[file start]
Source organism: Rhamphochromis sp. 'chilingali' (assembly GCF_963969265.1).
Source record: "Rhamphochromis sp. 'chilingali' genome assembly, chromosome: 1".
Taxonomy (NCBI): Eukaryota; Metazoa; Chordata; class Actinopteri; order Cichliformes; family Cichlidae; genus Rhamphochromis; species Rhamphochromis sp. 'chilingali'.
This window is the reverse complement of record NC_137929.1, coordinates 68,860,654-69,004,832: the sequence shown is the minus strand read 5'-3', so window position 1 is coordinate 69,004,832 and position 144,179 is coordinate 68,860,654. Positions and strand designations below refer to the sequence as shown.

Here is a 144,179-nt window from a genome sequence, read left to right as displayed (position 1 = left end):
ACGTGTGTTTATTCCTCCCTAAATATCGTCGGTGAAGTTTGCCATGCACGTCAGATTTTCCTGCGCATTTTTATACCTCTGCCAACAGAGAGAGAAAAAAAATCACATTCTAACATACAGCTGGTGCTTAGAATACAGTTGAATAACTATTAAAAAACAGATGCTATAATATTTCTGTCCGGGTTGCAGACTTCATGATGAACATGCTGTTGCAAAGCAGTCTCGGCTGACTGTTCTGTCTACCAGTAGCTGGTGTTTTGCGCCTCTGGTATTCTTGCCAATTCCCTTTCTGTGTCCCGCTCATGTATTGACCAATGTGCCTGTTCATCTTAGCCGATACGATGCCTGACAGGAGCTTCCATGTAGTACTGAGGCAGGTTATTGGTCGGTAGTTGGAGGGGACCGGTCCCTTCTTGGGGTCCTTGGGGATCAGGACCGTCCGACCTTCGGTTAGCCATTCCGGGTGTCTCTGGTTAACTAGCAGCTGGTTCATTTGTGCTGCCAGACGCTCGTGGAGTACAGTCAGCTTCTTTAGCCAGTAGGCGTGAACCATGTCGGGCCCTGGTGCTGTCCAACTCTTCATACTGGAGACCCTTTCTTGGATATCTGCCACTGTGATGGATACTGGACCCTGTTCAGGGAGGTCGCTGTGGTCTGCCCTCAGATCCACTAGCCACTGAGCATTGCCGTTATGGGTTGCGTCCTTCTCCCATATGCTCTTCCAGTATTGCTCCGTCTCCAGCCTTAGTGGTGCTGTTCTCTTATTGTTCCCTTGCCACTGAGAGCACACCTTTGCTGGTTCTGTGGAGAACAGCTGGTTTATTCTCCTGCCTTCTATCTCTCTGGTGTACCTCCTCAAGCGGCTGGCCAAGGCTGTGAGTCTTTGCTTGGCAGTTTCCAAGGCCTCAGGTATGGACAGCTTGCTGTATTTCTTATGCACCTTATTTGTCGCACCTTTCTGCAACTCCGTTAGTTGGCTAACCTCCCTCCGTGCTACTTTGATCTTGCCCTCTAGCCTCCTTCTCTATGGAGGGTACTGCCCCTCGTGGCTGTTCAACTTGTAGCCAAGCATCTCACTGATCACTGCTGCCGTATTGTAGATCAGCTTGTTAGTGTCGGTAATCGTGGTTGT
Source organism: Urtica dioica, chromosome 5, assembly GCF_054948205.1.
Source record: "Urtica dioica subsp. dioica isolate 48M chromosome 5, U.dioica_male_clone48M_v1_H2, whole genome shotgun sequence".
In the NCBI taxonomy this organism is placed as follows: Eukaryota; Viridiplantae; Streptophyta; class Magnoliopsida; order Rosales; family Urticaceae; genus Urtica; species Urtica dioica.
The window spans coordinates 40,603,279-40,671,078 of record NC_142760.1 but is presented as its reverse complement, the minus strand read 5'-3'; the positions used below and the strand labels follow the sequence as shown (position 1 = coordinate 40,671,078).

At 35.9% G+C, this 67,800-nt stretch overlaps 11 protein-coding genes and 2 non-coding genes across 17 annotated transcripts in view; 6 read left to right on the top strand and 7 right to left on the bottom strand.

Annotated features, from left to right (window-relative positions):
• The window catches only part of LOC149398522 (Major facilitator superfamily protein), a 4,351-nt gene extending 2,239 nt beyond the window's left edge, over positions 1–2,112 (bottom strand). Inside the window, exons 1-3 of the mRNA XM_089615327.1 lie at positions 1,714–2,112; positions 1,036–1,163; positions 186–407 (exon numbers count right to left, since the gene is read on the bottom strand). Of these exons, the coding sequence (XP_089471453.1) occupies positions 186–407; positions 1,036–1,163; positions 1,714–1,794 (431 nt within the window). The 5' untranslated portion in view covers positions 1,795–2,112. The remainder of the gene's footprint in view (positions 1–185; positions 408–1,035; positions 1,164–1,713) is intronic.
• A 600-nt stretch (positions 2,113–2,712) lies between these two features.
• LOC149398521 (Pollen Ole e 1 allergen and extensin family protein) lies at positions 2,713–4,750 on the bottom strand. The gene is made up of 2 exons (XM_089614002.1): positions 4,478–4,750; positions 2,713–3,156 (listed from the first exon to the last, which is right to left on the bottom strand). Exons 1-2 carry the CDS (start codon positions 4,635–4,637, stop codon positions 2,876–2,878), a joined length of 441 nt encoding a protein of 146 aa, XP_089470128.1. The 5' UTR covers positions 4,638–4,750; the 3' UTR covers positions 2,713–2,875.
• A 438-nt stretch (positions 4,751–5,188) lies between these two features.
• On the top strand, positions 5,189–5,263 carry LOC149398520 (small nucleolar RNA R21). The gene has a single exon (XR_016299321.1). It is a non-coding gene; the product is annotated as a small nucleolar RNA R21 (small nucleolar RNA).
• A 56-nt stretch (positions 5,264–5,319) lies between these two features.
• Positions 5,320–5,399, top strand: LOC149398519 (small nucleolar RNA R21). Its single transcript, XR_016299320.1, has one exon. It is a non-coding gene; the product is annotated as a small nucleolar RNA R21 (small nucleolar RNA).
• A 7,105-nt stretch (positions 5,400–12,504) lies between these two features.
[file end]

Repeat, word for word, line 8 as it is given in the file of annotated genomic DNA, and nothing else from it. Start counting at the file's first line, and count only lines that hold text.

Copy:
Source record: "Urtica dioica subsp. dioica isolate 48M chromosome 5, U.dioica_male_clone48M_v1_H2, whole genome shotgun sequence".